Review: Season of Wonder

Season of Wonder
Season of Wonder by Lisa Tawn Bergren
My rating: 3 of 5 stars

The year is 2095. Gifted teens known as Remnants have been chosen and trained to act as humanity’s last hope to rectify the horrors that are now part of everyday life.

The Community has trained these teens as warriors and assigned them Knights of the Last Order as protectors. Together, they are a force that will be difficult to bring down.

But the Sons of Sheol, of course, are determined to do just that. As the Remnants begin their mission to course-correct humanity by saving and protecting key individuals, their enemies move to stop them, placing the entire world in peril.

Seasons of Wonder is a blend of fantasy and dystopia set in a post-apocalyptic world that is divided based on faiths, particularly those following the way of the Maker and the Ailith and those who call themselves Son of Sheol. There is Pacifia, an empire ruled by a king that imprisoned his own twin brother for reasons that are not clear yet, despite the fact that both are Ailith (who are highly gifted individuals). The warriors of Ailith have been chosen from birth, and been trained for their holy duty, while being paired as a Remnant and a Knight. They are to first assemble and search out their brethren and then free their imprisoned King. The story takes them beyond their own valley and into the treacherous realm of Pacifia, where conflicting ideologies and people clash.

I admit, the faith part left me feeling a bit perplexed, considering it was all ‘Maker said it, Maker said that’ and these Ailith’s gifts relying on their spiritual aspect. Relating the faith into good and evil makes it seem like a whole lot of religious conditioning, if you ask me, however peaceful the religion claims to be. Next, the whole non-fraternizing while you are an Ailith struck me as unfair, since they have no choice in the matter as they have been forced into it from birth. Seeing it from Andriana’s eyes was quite interesting, as you can see hints of rebellion in her, her curiosity towards the darkness of Sheol too (even though she is told to NEVER even doubt her Maker) and the fact that her relationship with her knight has to be forbidden chafes her too.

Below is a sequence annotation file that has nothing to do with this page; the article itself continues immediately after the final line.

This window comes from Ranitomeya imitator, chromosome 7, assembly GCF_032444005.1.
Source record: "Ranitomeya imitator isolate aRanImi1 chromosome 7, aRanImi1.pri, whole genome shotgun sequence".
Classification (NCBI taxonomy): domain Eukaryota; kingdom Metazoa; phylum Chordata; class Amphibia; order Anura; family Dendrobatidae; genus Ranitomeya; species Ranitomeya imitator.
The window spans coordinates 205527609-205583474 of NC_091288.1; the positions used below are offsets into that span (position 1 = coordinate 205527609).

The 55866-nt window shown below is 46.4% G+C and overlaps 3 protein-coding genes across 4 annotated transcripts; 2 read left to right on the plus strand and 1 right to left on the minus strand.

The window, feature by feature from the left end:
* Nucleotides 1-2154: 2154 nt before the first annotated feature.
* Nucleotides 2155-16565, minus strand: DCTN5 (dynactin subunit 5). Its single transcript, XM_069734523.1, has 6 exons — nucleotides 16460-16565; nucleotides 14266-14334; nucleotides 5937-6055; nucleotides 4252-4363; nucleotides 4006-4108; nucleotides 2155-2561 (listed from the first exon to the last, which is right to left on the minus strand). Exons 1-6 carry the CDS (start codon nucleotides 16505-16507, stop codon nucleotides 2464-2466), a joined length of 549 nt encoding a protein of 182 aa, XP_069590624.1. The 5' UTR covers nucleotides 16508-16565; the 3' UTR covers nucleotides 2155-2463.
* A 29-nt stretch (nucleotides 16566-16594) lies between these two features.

I loved the adventure they had, traveling across different cities with different societal norms, and the wonder in Andriana’s eyes for the simple things we enjoy today is refreshing. Actually, it becomes hard to pin down the timeline of this world, since it has a medieval vibe but is set in the distant future. I found the world-building of the book quite lacking, seeing it is the first in a dystopian series. You would expect how the world came to be and how it got divided into how it was so besides the inadequate reason that some Great War (I am assuming it was nuclear) tore everything apart – and now left them with only vestiges of our devices and inventions. I still can’t get over how they have no electricity – they have saved books on agriculture but not basic physics?

The dynamic between the characters were interesting, though a bit predictable. Niero and Bellona were really mysterious characters, as was Azrael. The tension between Andriana and Ronan was like a backdrop to almost every scene, making that kiss quite delectable to read. I just wish we saw more of the backstory/feelings/thoughts of the other characters (like Tressa and Killian), considering they were traveling together – it made the protagonist seem selfish, more so because of her empath gift. The writing was old-styled, with dialogues reminiscent of a century past rather than of the future. Overall, a good introduction to the series but could do with more backstory and world-building.

Received an ARC from Zonderkids-Books via Netgalley in exchange for an honest review

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